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Alexa Meets Google

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Web navigation company Alexa has launched an intriguing new search engine powered by Google, offering powerful search tools with a number of unique twists.

Many people know Alexa as a web browser add-on tool, technically termed a "browser companion" that's downloaded as a toolbar. It's designed to help with web navigation, provide site information, and find related sites.

Alexa was started by Internet pioneer Brewster Kahle in the mid-90s. Brewster is also the founder of The Internet Archive, providers of The Wayback Machine web archive and The Television Archive. Alexa was acquired by Amazon.com during 1999.

Newer versions of the Alexa toolbar include a button that let you directly search the massive archives offered by The Wayback Machine. This can make accessing The Wayback Machine faster and easier since url's don't need to be retyped.

Alexa's new Websearch combines many of the toolbar features with a full-blown search engine powered by Google. When you reach the site the opening page contains web site traffic rankings, an "editors pick" (suggested websites, but Alexa's editors are apparently anonymous), and advertisements for Amazon.com. You'll also notice that the page looks and feels similar to an Amazon.com web page.

At the very top of the page you'll also see a search box. The database "powering" this search engine is the complete Google database. However, the layout and design of a results page looks very different than what you´re used to seeing at Google.com.

First, your result list includes thumbnail images of the first three hits. A great idea, except that each thumbnail is very small and difficult to read/identify. Nevertheless, I think we'll see more of this type of preview service in the future. For example, Vivisimo and WiseNut offer similar "preview" features that actually opens a live version of the page inside of the result list.

Next, you'll notice that each entry on the results page also contains a link labeled, "Details For." Selecting this link will take you to a page of "related info" about the particular page you've selected. This page has been designed to look almost identical to an entry page from the Amazon.com catalog.

Details for each site include traffic information, site ownership info (if available), and links to other pages of possible interest which are labeled as "people who visit this page also visit." Remember, this is querying an Alexa database of related site info. Google.com uses it's own database and algorithm to determine the "related sites" (what you see at Google.com). A category list to browse related pages in the Open Directory is also provided.

Inside a box along the left margin, you'll notice a link that will run a search on that specific url in The Wayback Machine. Finally, each page has a place where anyone can write a review or share comments about the page. Users can also easily email a link to the selected web page to any email address.

The Alexa Web Search beta offers just about all of the same services that the Alexa Toolbar offers merged with results from Google database. This is a great way for those who don´t want to or are unable to download the toolbar software to take make use of Alexa's services.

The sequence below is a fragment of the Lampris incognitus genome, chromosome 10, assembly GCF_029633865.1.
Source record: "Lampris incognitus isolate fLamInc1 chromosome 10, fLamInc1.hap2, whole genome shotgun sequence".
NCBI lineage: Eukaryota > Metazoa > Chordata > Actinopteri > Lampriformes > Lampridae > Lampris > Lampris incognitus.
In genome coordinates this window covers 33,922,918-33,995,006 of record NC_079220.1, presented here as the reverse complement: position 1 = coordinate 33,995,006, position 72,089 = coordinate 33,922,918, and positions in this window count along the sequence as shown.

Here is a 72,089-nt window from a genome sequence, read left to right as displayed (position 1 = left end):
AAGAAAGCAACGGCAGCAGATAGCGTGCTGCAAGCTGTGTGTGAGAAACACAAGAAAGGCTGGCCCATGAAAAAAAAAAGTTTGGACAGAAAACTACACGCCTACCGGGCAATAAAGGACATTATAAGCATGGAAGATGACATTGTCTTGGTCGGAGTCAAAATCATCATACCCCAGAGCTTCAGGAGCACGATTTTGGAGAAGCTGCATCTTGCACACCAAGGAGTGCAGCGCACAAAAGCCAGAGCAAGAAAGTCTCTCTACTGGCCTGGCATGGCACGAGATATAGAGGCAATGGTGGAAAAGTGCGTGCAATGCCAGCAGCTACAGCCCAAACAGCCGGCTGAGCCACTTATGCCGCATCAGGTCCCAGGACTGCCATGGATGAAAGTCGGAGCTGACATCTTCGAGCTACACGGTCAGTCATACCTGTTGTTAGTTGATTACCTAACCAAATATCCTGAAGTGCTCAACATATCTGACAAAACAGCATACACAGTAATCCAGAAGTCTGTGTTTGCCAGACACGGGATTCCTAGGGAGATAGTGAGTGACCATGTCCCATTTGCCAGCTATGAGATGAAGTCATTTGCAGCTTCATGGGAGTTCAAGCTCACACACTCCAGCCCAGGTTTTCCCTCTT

What don´t you get from Alexa Websearch? Here's a list of a Google services that are not available via the Alexa Search service:

  • Google Cache
  • Advanced Interface
  • Auto Conversion Version of PDF and other formats into HTML
  • Last Crawl Date (Selected Material)
  • Spelling Suggestions
  • Limiting by Language
  • Translation Services
  • Date Limiting
  • Added Services such as Stock Quotes, Phone Numbers, Maps
  • No Direct Links to Run Search in Google Groups, Google Images, Google Directory

Despite these limitations, a few sample searches shows that most of the Google limit syntax is available (intitle, inurl, link, site, filetype, etc.).

I had a chance to have a brief chat with a couple of Alexa representatives and learned that this new database is really of merging of data from Google and Alexa. This means Google is crawling the web and supplying search results and Alexa is also crawling the web to determine additional info (related links, picture images, etc.). I also learned that the page images offered on Alexa/Google for the "top 3" results on a results page are located in a database that is currently being built by Alexa.

The bottom line: The new Alexa Websearch is a robust and useful alternative to the primary Google database if you´re aware of the limitations mentioned above.

Gary Price (Gary Price Library Internet Research Consulting) is the author of the essential weblog for searchers, The Virtual Acquisition Shelf & News Desk.

Alexa Websearch
http://info.alexa.com/
A new search engine powered by Google.

Alexa Privacy Policy
http://www.alexa.com/help/privacy.html
Alexa users should be advised that a new "Terms of Service" went into effect on May 1st. Here, you can read precisely what changes are being made to the agreement.

Alexa Toolbar
http://download.alexa.com/alexa6/startpage.html
Information and instructions for downloading the free Alexa Toolbar.

Alexa Websearch Frequently Asked Questions
http://www.alexa.com/exec/faqsidos/help/index.html?index=19
Learn more about the method Alexa uses to determine "related links."

The Wayback Machine: A Web Archives Search Engine
SearchDay #127, Oct. 30, 2001
http://searchenginewatch.com/searchday/01/sd1030-wayback.html
The Wayback Machine is a phenomenal search engine that contains over 100 terabytes and 10 billion web pages archived from 1996 to the present.

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